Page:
The 2005 Wacko Awards

With everyone chasing a Bloombucks bonus, only the most craven can win

Quinnipiac and competition were also off in the last mayoral election, hyping Mark Green with 16-point leads over Bloombucks deep into October. But they couldn't turn their own phony, random-digit-dialing predictions into prophecy then since Bloomy was self-financed. This time, however, error had effect. If Carroll had missed by as much in September as he did in November, Ferrer would've then been only seven points behind and might've turned this into a race.

When state Democratic gasbag Denny Farrell announced the night before the election that he would be at his Washington Heights club at 5:30 a.m. to jump-start a field operation for Ferrer, those who know him wondered if the 73-year-old with the red convertible was meeting a new blonde. Actually, a mid-afternoon Voice visit to Farrell's Tioga-Carver club on 155th Street failed to find a single poster or palm card for Ferrer, and no one at the club could even reach the party laugh leader by cell phone. His name is bannered across the top of the club twice, as its assemblyman and its district leader. Since Farrell's state and Manhattan Democratic offices in midtown were not even picking up the phone, double-barreled party chair Farrell wins the Tammany No-Show Trifecta, a throwback to his youthful days as a driver for a shady Supreme Court judge.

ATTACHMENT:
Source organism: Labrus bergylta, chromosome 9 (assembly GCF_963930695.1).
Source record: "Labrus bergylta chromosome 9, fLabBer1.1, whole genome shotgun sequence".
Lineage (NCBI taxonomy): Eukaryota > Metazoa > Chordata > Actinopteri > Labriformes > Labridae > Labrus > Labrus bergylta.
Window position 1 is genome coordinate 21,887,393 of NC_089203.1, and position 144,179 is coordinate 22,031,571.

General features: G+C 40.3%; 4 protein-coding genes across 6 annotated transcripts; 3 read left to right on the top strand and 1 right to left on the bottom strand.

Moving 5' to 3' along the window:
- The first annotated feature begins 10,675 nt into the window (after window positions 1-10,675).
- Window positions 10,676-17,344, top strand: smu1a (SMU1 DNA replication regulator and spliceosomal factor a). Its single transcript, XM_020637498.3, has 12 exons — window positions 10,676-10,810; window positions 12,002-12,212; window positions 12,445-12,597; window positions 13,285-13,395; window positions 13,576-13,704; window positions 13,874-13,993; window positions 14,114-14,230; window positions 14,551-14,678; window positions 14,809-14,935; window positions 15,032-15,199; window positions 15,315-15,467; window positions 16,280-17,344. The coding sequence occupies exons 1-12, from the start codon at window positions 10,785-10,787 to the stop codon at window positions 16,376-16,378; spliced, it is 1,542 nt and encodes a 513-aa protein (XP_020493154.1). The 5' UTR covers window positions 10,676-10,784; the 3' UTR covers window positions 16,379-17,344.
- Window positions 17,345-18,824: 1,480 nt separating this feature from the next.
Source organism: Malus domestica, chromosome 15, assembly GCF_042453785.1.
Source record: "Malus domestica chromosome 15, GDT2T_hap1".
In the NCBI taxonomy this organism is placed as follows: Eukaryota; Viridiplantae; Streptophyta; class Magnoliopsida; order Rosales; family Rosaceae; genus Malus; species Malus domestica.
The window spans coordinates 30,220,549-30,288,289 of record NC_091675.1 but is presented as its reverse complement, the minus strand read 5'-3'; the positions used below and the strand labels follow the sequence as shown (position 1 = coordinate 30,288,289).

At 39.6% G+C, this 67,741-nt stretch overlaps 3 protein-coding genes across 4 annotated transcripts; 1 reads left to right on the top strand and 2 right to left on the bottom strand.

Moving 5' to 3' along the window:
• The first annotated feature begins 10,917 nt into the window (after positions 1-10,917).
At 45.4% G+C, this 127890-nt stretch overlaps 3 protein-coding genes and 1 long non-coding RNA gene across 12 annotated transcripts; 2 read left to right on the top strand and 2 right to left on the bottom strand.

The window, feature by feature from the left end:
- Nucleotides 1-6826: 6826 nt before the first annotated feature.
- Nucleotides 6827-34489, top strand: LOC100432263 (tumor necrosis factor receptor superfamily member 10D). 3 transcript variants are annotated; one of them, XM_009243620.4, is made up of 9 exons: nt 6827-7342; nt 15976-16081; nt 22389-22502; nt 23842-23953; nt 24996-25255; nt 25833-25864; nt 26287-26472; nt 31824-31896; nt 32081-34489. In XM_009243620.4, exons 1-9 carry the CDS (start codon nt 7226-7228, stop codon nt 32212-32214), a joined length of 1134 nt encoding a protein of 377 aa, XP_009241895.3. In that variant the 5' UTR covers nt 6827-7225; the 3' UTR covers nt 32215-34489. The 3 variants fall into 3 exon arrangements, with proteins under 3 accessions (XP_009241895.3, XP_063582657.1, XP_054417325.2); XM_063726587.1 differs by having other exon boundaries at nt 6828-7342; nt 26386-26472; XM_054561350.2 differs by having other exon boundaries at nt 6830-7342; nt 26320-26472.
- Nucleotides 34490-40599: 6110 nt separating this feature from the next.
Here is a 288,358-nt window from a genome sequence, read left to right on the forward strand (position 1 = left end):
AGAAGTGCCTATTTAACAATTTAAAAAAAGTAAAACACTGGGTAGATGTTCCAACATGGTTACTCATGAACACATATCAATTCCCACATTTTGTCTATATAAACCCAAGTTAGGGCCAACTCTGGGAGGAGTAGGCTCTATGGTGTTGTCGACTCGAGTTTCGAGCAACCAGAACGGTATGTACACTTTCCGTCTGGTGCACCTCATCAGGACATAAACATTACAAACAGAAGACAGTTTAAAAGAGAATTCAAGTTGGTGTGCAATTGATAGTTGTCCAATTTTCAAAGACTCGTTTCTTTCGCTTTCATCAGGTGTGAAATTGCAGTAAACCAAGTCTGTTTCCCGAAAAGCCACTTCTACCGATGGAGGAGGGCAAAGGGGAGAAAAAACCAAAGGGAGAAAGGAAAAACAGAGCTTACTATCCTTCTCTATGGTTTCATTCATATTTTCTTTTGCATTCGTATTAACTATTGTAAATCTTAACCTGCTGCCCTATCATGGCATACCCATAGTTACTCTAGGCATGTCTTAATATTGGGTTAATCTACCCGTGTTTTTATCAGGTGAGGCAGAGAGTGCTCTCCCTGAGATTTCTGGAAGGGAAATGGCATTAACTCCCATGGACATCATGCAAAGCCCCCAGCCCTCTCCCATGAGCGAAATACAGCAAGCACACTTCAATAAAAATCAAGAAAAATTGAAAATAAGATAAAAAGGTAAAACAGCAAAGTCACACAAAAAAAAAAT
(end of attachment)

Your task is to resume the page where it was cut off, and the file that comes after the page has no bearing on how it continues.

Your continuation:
Actually, all that was going on in Farrell's club was a tepid get-out-the- vote effort for City Councilman Robert Jackson, whose signs were on sidewalk billboards up and down the street. Jackson paid Farrell's rent, in part with public matching funds, to run up his 9-to-1 margin in a race against a nonentity. Farrell told the Voice he couldn't put out a palm card with Ferrer's name on it without "violating campaign finance," an absurd distortion of city rules that clearly permit parties to urge voters to support Democratic candidates from Ferrer on down. The state GOP's "victory" committees have spent millions on city races over the years.

Tabloid target: Ferrer
photo: Lauren Braun
Tabloid target: Ferrer


Waddya know?

The Missing in Action Most-Important-Numbers- You-Barely-or-Never-Heard Quiz requires Wacko readers to guess just how often these vital statistics were mentioned by the press in general election coverage. Some questions test your ability to compute unreported totals:

1. The $4 billion to $4.5 billion budget gap for next year
2. The 18.5 percent property tax hike railed about at the Post and elsewhere prior to the campaign
3. The 723,000 Bloomy vote total, lowest winning tally in the last 81 years of two-person mayoral races
4. The number of years since a majority of the city's white voters last backed a Democrat for mayor, eclipsed by post-election coverage of blacks and Latinos transcending race and party
5. The page on which the News buried the story of the first official mayoral debate, which was boycotted by Bloombucks
6. The caveat word count in the Times endorsement of Bloombucks, excusing his one-man demolition of its prized campaign finance system
7. The expenditure cap limiting Bloombucks if Pinch Sulzberger hadn't given him the go-ahead to opt out of campaign finance
8. The best-guess victory margin if Bloombucks had had to run with the stadium still in play, no Olympics, and the comparative hole at ground zero
9. Bloombucks's Fulani vote total, without which he would not have beaten Rudy Giuliani's 1997 margin
10. The amount Bloombucks has and will spend on PR to convince us that money didn't re-elect him

Answers 1. 13 2. 10 3. Zero 4. 20 5. Page 39 6. 297 words 7. $5.7 million 8. 51-48 9. 74,715 10. unknowable